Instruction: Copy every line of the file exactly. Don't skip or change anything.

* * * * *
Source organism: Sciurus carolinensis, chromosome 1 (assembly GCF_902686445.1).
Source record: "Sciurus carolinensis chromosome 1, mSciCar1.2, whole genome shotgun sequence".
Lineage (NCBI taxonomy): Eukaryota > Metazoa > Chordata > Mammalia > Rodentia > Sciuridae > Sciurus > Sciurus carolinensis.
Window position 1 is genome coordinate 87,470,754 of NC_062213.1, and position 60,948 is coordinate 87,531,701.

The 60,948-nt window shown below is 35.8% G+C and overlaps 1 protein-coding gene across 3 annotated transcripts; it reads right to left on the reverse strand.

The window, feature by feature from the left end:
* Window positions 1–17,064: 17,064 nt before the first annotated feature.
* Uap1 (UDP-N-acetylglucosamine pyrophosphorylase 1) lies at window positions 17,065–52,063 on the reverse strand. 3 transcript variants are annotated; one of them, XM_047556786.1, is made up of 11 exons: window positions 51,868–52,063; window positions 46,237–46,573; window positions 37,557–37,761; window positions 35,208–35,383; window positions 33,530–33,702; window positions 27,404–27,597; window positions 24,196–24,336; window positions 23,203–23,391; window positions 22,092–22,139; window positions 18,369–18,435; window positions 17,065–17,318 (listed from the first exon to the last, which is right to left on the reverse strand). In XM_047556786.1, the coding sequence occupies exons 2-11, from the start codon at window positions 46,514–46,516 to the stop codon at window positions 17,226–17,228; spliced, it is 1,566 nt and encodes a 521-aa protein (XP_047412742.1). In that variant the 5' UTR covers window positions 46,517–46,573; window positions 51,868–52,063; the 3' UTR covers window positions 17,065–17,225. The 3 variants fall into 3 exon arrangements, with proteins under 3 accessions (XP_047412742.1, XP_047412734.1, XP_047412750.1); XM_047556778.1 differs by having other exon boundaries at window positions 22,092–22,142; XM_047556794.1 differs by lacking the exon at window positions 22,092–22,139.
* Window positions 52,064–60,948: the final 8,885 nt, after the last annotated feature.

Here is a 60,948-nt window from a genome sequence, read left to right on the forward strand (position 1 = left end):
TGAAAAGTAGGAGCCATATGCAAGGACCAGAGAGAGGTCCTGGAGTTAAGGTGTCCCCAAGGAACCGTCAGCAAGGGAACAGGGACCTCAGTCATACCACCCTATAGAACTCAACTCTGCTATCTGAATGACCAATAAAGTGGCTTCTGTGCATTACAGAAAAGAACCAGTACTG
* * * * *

Source organism: Sciurus carolinensis, chromosome 1 (assembly GCF_902686445.1).
Source record: "Sciurus carolinensis chromosome 1, mSciCar1.2, whole genome shotgun sequence".
Lineage (NCBI taxonomy): Eukaryota > Metazoa > Chordata > Mammalia > Rodentia > Sciuridae > Sciurus > Sciurus carolinensis.
Window position 1 is genome coordinate 87,470,754 of NC_062213.1, and position 60,948 is coordinate 87,531,701.

The 60,948-nt window shown below is 35.8% G+C and overlaps 1 protein-coding gene across 3 annotated transcripts; it reads right to left on the reverse strand.

The window, feature by feature from the left end:
* Window positions 1–17,064: 17,064 nt before the first annotated feature.
* Uap1 (UDP-N-acetylglucosamine pyrophosphorylase 1) lies at window positions 17,065–52,063 on the reverse strand. 3 transcript variants are annotated; one of them, XM_047556786.1, is made up of 11 exons: window positions 51,868–52,063; window positions 46,237–46,573; window positions 37,557–37,761; window positions 35,208–35,383; window positions 33,530–33,702; window positions 27,404–27,597; window positions 24,196–24,336; window positions 23,203–23,391; window positions 22,092–22,139; window positions 18,369–18,435; window positions 17,065–17,318 (listed from the first exon to the last, which is right to left on the reverse strand). In XM_047556786.1, the coding sequence occupies exons 2-11, from the start codon at window positions 46,514–46,516 to the stop codon at window positions 17,226–17,228; spliced, it is 1,566 nt and encodes a 521-aa protein (XP_047412742.1). In that variant the 5' UTR covers window positions 46,517–46,573; window positions 51,868–52,063; the 3' UTR covers window positions 17,065–17,225. The 3 variants fall into 3 exon arrangements, with proteins under 3 accessions (XP_047412742.1, XP_047412734.1, XP_047412750.1); XM_047556778.1 differs by having other exon boundaries at window positions 22,092–22,142; XM_047556794.1 differs by lacking the exon at window positions 22,092–22,139.
* Window positions 52,064–60,948: the final 8,885 nt, after the last annotated feature.

Here is a 60,948-nt window from a genome sequence, read left to right on the forward strand (position 1 = left end):
TGAAAAGTAGGAGCCATATGCAAGGACCAGAGAGAGGTCCTGGAGTTAAGGTGTCCCCAAGGAACCGTCAGCAAGGGAACAGGGACCTCAGTCATACCACCCTATAGAACTCAACTCTGCTATCTGAATGACCAATAAAGTGGCTTCTGTGCATTACAGAAAAGAACCAGTACTG